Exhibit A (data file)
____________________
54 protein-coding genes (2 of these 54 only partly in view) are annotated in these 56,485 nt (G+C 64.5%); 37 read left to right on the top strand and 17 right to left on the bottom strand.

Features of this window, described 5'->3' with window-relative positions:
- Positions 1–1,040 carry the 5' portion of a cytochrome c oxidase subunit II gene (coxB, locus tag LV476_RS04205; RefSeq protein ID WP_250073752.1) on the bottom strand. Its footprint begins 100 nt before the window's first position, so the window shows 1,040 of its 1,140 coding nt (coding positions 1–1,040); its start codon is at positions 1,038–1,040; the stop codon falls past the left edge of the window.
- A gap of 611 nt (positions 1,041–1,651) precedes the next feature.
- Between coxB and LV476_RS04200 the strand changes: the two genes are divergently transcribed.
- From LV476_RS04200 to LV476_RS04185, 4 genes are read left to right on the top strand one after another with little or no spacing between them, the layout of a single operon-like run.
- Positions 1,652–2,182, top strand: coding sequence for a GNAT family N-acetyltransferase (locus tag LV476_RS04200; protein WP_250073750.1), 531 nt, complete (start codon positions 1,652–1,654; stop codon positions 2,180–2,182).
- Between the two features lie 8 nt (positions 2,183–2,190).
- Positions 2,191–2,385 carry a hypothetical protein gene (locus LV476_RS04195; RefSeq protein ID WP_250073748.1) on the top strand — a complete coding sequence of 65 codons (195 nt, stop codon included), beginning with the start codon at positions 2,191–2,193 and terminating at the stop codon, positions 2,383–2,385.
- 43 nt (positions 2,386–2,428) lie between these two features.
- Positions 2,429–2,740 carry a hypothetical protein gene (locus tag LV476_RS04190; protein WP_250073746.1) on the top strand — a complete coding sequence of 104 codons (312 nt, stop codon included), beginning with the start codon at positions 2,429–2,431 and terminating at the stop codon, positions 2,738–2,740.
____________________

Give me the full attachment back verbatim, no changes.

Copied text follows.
54 protein-coding genes (2 of these 54 only partly in view) are annotated in these 56,485 nt (G+C 64.5%); 37 read left to right on the top strand and 17 right to left on the bottom strand.

Features of this window, described 5'->3' with window-relative positions:
- Positions 1–1,040 carry the 5' portion of a cytochrome c oxidase subunit II gene (coxB, locus tag LV476_RS04205; RefSeq protein ID WP_250073752.1) on the bottom strand. Its footprint begins 100 nt before the window's first position, so the window shows 1,040 of its 1,140 coding nt (coding positions 1–1,040); its start codon is at positions 1,038–1,040; the stop codon falls past the left edge of the window.
- A gap of 611 nt (positions 1,041–1,651) precedes the next feature.
- Between coxB and LV476_RS04200 the strand changes: the two genes are divergently transcribed.
- From LV476_RS04200 to LV476_RS04185, 4 genes are read left to right on the top strand one after another with little or no spacing between them, the layout of a single operon-like run.
- Positions 1,652–2,182, top strand: coding sequence for a GNAT family N-acetyltransferase (locus tag LV476_RS04200; protein WP_250073750.1), 531 nt, complete (start codon positions 1,652–1,654; stop codon positions 2,180–2,182).
- Between the two features lie 8 nt (positions 2,183–2,190).
- Positions 2,191–2,385 carry a hypothetical protein gene (locus LV476_RS04195; RefSeq protein ID WP_250073748.1) on the top strand — a complete coding sequence of 65 codons (195 nt, stop codon included), beginning with the start codon at positions 2,191–2,193 and terminating at the stop codon, positions 2,383–2,385.
- 43 nt (positions 2,386–2,428) lie between these two features.
- Positions 2,429–2,740 carry a hypothetical protein gene (locus tag LV476_RS04190; protein WP_250073746.1) on the top strand — a complete coding sequence of 104 codons (312 nt, stop codon included), beginning with the start codon at positions 2,429–2,431 and terminating at the stop codon, positions 2,738–2,740.